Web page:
Memphis traditionally has had a nightlife drought on early weeknights, especially Mondays, so the weekly industry night with Cameron Bethany and his band on the patio at Bar Louie is welcome. Cameron Bethany is an amazingly-talented Memphis soul singer, and he was backed by two of Memphis’ best young musicians, Claude Hinds on keyboards, and Shawn “ILuvDrums” Payne on the drumset. The weather was perfect out on the patio, and the music was first-rate, funky and soulful. I might add that Bar Louie has some of the best hamburgers in Memphis.

Filmmaker and Blues Activist Roger Stolle Discussses “We Juke Up In Here” at On Location Memphis (@olm_trailer)

entertainment, events, Film, music

Sunday afternoon at the Studio on the Square, the On Location Memphis Film and Music Festival screened a documentary called We Juke Up In Here, a sequel to an earlier documentary called M For Mississippi. The film was made by Roger Stolle, a blues historian and the owner of Clarksdale’s Cat Head Delta Blues store, and Jeff Konkel, the owner of the amazing Broke and Hungry Records label in St. Louis. Given the subject matter of the film, Mississippi delta blues and juke joints, I expected to like We Juke Up In Here already, but I hadn’t expected the production to be so beautiful, and there’s really no other way to describe it. The scenes of Mississippi wilderness during travel sequences are vivid, the interviews are frank and informative, and the music, both that played in the jukes and that of the soundtrack is truly incredible.
Unfortunately, the ultimate theme of the film is the ways in which the Mississippi juke joints are dying out and fading, and so the movie focuses ultimately on one, the legendary Red’s Lounge in Clarksdale owned by Red Paden, a juke that simply has refused to die. So ultimately, We Juke is a bittersweet film, beautiful in its celebration of Mississippi’s African-American folklore, but with the ominous clouds of loss looming on the horizon.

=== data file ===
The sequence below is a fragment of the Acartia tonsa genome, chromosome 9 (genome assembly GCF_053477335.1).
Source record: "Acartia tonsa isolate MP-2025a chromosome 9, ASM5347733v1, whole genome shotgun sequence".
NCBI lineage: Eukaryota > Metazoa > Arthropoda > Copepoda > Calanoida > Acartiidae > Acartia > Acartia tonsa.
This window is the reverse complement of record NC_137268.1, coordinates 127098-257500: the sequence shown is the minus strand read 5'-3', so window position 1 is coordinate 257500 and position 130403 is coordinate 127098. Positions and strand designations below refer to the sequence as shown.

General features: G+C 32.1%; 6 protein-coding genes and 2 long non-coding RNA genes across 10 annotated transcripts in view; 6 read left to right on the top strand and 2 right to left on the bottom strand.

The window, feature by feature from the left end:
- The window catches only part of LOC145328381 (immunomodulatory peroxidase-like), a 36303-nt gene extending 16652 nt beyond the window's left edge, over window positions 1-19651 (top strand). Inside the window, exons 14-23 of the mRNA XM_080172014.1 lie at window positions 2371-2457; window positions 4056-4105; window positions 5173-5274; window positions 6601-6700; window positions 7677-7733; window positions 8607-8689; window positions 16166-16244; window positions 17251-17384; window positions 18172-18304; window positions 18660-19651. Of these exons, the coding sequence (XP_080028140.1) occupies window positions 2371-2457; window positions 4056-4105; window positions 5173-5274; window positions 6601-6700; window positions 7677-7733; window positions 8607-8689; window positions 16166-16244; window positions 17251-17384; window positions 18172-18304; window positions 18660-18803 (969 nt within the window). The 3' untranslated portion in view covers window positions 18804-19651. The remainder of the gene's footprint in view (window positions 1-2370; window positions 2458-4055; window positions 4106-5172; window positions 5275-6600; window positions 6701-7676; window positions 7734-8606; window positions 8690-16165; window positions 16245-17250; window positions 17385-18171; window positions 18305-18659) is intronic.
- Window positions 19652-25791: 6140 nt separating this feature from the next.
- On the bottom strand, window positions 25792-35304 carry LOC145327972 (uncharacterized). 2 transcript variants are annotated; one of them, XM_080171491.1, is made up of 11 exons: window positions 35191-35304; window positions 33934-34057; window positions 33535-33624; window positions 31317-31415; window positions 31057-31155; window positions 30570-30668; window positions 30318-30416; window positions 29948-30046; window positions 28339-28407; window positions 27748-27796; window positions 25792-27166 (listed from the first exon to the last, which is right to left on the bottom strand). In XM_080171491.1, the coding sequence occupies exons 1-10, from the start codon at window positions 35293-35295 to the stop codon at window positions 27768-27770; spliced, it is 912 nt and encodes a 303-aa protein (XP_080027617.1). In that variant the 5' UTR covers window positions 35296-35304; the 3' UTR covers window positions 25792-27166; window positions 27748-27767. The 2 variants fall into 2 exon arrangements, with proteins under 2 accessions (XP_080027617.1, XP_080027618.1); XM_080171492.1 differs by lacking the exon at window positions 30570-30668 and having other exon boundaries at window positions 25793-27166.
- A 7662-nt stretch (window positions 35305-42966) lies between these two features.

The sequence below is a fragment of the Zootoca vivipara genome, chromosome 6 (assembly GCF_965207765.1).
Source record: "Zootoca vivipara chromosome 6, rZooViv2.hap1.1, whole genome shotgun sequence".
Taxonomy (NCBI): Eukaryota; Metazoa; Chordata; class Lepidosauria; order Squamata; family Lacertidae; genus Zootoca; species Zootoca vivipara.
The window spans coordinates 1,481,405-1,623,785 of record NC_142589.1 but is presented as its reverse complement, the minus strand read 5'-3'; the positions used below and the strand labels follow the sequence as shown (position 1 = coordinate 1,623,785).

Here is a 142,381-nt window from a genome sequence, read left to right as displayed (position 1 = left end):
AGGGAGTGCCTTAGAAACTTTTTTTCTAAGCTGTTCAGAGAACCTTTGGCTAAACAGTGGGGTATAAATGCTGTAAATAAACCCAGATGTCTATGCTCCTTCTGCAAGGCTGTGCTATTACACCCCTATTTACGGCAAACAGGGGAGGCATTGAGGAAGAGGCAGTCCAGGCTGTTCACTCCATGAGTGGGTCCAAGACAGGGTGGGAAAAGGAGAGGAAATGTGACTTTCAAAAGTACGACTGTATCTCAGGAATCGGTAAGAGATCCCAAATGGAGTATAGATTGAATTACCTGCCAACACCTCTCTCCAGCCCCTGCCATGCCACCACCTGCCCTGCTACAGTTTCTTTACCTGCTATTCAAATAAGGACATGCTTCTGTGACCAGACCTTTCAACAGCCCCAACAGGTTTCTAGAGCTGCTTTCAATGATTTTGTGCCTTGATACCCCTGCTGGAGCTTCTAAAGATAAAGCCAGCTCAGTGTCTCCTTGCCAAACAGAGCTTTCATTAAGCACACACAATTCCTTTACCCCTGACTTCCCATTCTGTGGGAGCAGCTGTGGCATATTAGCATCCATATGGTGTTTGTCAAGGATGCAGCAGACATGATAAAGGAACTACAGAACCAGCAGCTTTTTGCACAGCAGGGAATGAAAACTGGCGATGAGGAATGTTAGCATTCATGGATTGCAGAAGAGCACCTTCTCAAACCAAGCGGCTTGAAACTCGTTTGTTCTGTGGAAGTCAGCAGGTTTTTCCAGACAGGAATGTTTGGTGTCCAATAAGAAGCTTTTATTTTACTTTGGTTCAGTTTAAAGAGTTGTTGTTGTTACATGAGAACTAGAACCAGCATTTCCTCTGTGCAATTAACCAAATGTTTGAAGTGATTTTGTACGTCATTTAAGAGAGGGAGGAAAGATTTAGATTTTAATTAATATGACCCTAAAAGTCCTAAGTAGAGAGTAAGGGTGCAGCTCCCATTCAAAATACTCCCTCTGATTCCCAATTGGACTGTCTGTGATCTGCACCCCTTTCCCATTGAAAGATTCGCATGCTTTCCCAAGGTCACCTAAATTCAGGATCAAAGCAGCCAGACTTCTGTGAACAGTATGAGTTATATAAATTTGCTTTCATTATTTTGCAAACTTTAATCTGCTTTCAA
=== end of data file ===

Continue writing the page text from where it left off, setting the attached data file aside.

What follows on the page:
After the screening, Roger graciously took our questions and discussed some of the making of the film.

Bristerfest (@Bristerfest) at @LevittShell in @OvertonPark Schedule, Saturday and Sunday

entertainment, events, gardens, music

Bristerfest Right around the corner from the film portion of On Location Memphis is the two days of music in Overton Park known as Bristerfest, an event which raises money for the GrowMemphis community garden initiative. Tickets are on sale at the Blue Monkey, The Edge coffeehouse or Scootie’s One Stop near the University of Memphis campus. They are also available from the Bristerfest website.

On Location Film and Music Conference Schedule 2013 @OLM_Trailer Opening Night Tonight!

entertainment, events, Film, music

OLM_Festival_2013_Schedule-page-001 It’s time for On Location Memphis Film and Music Conference, one of the four big events occurring in Memphis this weekend. As would be expected, a lot of the films being screened this weekend have a musical theme, including a sneak-peak at The Memphians, a forthcoming documentary about Memphis music, the documentary Ole Beale Street Revue, the moving film I Am Not A Rock Star about concert pianist Marika Bournaki, and Roger Stolle and Jeff Konkel’s amazing blues documentary “We Juke Up In Here.” In addition, there will be live music showcases both Friday and Saturday nights at Purple Haze near Beale Street behind the Westin Hotel.

Overton Square (@overtonsquare) Renaissance

entertainment, Film, Food, Night Clubs, Restaurants

#001 Overton Square Mural This brightly-colored mural is simply the latest sign that Overton Square is back as a destination in Midtown Memphis. The new Bar Louie location opened last week, directly across from the new location of Local Gastropub. Down the block is Chiwawa, a new and unique Mexican restaurant concept in the old Chicago Pizza Factory location on Madison. A great time to check out the new offerings at Overton Square is during the On Location Memphis International Film and Music Festival, which largely takes place at the Studio on the Square theatre, April 25-28, 2013.